The hypocrisy of conservation.. "Conservation is a major reason for our industry's existence and a primary concept to convey to the public. But do we practice what we preach?" (Nadia Hecker, National Aquarium in Baltimore, 1991) Response: No genuine conservation organisation will deny the fact that conservation in the wild must take precedence over all other programmes. Lindberg and Lindberg have stated, "In a more perfect world, it is argued, conservation resources could be devoted wholly to preserving wild habitat" (cited in Norton et al, 1995). Many conservationists, including those who work at modern zoos and aquariums, agree that habitat preservation should be their highest priority (Hutchins et al, cited in Norton et al 1995). Zoos, therefore, ought to devote more attention to preserving whole, intact ecosystems. Philosopher and author Dale Jamieson commented: "The truth is that very few zoos make meaningful attempts to preserve animals in nature, and most zoos spend more on publicity and public relations than they do on programmes involving animals. ...Our feeble attempts at preservation are a matter of our own interests, values, and preoccupations rather than acts of generosity toward those animals we destroy and then try to save" (cited in Norton et al, 1995).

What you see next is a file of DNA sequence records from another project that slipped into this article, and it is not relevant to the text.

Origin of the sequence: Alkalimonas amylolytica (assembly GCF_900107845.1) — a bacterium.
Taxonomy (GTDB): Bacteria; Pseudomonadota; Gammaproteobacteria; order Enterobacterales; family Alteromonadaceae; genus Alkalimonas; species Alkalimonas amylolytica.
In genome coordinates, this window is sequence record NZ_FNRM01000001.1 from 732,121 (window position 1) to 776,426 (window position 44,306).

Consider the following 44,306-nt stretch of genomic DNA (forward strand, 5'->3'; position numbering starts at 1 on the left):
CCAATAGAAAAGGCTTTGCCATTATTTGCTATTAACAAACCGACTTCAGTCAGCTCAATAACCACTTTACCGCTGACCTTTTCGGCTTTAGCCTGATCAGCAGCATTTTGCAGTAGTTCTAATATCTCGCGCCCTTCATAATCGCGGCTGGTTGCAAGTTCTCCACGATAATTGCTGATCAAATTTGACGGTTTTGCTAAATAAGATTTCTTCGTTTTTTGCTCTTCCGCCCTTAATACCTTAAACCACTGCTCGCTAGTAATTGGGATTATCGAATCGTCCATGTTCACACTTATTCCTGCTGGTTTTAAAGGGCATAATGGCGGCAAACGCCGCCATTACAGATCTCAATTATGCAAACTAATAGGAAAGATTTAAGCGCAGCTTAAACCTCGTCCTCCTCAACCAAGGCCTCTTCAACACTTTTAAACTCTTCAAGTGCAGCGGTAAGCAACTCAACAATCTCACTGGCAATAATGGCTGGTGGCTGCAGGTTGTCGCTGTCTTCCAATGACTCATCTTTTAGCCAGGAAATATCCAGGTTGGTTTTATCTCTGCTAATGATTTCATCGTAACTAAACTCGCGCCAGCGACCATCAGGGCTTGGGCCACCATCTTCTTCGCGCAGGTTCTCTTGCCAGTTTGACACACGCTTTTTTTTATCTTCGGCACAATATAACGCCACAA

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Zoo biologists frequently cite captive breeding, particularly of endangered species, as a significant contribution toward wildlife conservation; such programmes are highly dramatic and make good press. Captive breeding is often cited as an important component of conservation but, according to the World Conservation Union Species Survival Commission, without a companion programme of reintroduction, such programmes have little value toward genuine conservation. The idea of releasing captive-bred animals to re-populate an area of their original range has become a key strategy for saving endangered species. Ben Beck, national director of biological programmes at the National Zoological Park in Washington, D.C. and deputy chair of the IUCN Species Survival Commission Reintroduction Specialist Group, labels a project "successful" if it creates a self-sustaining population of at least 500 animals (cited in Sunquist, 1993). However, captive breeding of species which are not threatened or endangered has limited value in the sense of conservation. Although some species may be saved through captive propagation, it is patently dishonest for marine parks to claim a major role in conservation through captive breeding. Furthermore, zoos are having only measured success in convincing the public that they are truly contributing to the effort to save some wild species from extinction (Lindberg & Lindberg, cited in Norton et al, 1995). Additionally, according to Loftin (cited in Norton et al, 1995), "Captive breeding shifts resources away from field studies to lab work. While captive breeding may produce greater numbers of individuals, the knowledge of how the species fits into its environmental niche goes begging." Jamieson (cited in Norton et al, 1995) further added: "Increasingly, zoos have attempted to position themselves as the guardians of wild nature, as the boy with his thumb in the dike trying to hold back the floodwaters. Establishing genetic warehouses is not the same as preserving wild nature. Highly managed theme parks are not wild nature...If zoo breeding programmes are successful, they will not preserve species, but rather transform animals into exhibits in living museums. ... But as more and more animals are taken out of the wild, the case for preserving wild nature erodes. Why save a habitat if there is nothing to inhabit it?" Indeed, zoos and aquariums often defeat the purposes of conservation by favouring exotic or popular species which draw crowds and publicity, while undermining the concept of protecting the species and habitat. Historically, zoos and aquariums have placed far too great an emphasis upon species which possess exhibition value, over and above their inherent zoological interest. These are usually mammals which are highly active and which engage either with their trainers, the public, or other animals within the enclosure. Rarity is not necessarily an important contributory factor to exhibition value, the importance being more what animals do than what they are. These "flagship" species appeal to our more emotional human instincts: gorillas are "like us"; pandas are cuddly; sharks instill fear and curiosity (Marshall, 1994). Baby animals also entice a naive public, largely unaware of problems created by surplus animals. Significantly, Duffield and Darey Shell (1994) remarked that, for cetacean species (other than the bottlenose dolphin), "captive breeding of more and more of these